Share on FacebookTweet about this on TwitterShare on LinkedInPin on PinterestShare on Google+
8 replies
  1. Renee
    Renee says:

    Dear Heather, I feel your frustration, as I too have been doing similar things like unsubcribing from email lists and removing myself from being ‘targeted’ as a consumer. Ironically, I’m in the process of helping a company with their online marketing. Finding ways to get leads without overloading prospects with too much information is tricky. The company I work for started out doing business on a handshake; how can you shake someone’s hand through the ‘cloud’? By staying grounded, firm to what built the business in the first place, and not getting too overwhelmed with information. Being genuine is key, but now there are new ways to offer your authenticity. Thank you for your post!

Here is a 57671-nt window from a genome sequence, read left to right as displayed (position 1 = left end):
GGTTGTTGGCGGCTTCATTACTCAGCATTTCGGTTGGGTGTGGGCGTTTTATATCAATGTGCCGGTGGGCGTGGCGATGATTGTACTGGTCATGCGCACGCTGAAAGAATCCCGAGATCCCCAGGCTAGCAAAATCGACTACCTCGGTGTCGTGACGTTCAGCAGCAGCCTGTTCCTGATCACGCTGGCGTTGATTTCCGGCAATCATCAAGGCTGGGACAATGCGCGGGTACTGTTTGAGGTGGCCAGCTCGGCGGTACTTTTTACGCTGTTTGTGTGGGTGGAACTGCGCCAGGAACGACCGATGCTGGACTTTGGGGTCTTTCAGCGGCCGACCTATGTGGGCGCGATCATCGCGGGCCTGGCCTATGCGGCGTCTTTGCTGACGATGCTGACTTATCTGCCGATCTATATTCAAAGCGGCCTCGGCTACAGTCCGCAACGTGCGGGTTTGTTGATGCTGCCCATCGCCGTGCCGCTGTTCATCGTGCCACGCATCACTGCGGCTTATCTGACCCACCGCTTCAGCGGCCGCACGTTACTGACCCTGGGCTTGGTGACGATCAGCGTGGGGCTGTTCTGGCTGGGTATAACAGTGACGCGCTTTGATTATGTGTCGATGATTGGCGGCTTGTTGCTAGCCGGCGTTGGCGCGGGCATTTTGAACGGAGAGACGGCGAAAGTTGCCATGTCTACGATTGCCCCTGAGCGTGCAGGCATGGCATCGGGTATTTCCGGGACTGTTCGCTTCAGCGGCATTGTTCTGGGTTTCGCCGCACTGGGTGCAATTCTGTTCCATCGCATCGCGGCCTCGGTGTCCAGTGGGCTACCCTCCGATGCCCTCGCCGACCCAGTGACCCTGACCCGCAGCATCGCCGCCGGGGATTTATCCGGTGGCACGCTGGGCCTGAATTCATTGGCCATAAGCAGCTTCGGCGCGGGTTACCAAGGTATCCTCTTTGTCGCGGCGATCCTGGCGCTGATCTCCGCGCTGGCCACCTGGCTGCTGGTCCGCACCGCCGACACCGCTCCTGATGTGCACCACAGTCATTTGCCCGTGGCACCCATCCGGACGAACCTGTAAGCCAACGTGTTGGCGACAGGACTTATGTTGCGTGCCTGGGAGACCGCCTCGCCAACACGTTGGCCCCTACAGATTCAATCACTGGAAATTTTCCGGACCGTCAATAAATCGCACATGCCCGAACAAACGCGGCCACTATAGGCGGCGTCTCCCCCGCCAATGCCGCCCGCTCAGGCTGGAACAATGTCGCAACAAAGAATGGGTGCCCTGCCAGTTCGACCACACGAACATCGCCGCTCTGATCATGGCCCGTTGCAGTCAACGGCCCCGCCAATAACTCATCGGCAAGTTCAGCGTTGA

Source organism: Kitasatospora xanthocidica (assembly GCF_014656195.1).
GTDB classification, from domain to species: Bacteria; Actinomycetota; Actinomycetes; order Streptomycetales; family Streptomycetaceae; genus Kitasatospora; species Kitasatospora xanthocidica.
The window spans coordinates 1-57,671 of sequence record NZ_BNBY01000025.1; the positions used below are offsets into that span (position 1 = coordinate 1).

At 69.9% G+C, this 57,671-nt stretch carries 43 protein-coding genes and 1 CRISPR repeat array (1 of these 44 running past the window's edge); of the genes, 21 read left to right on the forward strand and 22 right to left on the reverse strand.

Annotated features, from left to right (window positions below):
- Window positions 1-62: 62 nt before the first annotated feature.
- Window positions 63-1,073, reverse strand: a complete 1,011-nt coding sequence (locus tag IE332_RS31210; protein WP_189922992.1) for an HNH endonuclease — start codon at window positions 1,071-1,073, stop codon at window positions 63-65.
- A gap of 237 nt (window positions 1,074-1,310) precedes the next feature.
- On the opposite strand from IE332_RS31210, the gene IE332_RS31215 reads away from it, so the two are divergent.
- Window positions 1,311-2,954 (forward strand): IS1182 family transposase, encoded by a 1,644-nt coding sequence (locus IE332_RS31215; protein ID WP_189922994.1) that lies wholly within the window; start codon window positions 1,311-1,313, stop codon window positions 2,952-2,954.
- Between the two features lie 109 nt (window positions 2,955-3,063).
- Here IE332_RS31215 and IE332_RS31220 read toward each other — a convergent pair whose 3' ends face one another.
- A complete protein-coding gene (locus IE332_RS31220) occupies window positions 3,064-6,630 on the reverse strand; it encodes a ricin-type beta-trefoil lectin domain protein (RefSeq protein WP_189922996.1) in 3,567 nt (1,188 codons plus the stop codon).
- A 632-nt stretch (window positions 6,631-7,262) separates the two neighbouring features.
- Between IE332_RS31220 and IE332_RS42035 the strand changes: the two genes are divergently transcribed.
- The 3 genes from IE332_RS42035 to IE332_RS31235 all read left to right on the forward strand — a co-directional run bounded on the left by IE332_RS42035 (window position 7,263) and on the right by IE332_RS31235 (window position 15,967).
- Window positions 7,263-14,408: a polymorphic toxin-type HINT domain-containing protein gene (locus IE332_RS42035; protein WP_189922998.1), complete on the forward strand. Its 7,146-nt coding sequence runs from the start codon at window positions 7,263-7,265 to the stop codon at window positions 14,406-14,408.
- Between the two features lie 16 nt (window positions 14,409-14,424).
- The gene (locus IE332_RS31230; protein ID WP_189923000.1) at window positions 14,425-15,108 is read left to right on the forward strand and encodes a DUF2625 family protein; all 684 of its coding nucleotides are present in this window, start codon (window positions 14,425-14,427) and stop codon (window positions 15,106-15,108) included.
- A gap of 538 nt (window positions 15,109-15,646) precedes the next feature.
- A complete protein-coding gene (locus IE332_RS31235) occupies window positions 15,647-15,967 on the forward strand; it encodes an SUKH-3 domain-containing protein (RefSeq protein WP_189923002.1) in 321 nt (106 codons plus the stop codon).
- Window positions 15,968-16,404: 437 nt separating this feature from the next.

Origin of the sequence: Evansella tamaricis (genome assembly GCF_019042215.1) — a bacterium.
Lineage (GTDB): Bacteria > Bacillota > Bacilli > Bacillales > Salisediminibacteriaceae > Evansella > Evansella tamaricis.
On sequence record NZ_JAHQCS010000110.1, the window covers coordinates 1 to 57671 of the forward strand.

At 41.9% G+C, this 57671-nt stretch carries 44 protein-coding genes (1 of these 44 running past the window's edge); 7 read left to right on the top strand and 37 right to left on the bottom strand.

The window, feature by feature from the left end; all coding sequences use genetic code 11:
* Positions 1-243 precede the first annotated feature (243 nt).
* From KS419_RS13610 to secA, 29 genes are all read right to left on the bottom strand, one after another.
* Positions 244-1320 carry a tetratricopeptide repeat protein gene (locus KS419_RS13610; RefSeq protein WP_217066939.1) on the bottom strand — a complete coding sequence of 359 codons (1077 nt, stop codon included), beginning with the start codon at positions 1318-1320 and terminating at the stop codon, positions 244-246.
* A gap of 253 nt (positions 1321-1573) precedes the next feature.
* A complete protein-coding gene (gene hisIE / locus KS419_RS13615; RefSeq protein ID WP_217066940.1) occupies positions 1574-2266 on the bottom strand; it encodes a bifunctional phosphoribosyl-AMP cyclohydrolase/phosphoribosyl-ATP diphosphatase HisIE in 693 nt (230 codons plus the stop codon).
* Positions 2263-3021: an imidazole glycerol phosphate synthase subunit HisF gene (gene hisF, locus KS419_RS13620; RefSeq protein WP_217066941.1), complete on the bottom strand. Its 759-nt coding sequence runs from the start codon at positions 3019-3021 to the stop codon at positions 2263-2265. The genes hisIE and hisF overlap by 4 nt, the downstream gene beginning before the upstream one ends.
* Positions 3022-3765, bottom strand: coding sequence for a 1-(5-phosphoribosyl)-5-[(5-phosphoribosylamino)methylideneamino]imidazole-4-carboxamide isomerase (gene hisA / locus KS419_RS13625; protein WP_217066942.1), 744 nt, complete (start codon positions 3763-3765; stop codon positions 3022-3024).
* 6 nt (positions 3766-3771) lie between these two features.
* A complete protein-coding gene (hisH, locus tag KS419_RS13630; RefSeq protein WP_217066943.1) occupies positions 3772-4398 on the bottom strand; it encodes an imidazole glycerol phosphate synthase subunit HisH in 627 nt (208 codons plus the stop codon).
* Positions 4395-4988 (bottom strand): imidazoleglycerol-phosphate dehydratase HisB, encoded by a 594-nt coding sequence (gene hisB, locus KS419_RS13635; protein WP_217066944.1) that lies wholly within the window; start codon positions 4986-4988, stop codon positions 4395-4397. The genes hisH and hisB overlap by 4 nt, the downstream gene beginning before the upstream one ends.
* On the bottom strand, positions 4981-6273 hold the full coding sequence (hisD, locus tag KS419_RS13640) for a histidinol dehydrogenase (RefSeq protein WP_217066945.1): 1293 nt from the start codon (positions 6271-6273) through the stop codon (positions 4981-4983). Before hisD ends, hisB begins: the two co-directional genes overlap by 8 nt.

2. HEATHER BUCKLEY
    HEATHER BUCKLEY says:

    Thanks Renee, I shared this elsewhere and am surprised at how many people feel the same, not just the consumers but even the marketeers. I hope, in marketing terms at least, people will start to realise that less is more. There will always be spam but maybe the compulsion to post for the sake of it is going out of fashion.

  3. Gordon McGoochan
    Gordon McGoochan says:

    Great article, Heather and certainly worthy of publication in a broadsheet magazine. If that is how you feel after your many years experience in the field of online marketing, imagine how the rest of us feel.

  4. HEATHER BUCKLEY
    HEATHER BUCKLEY says: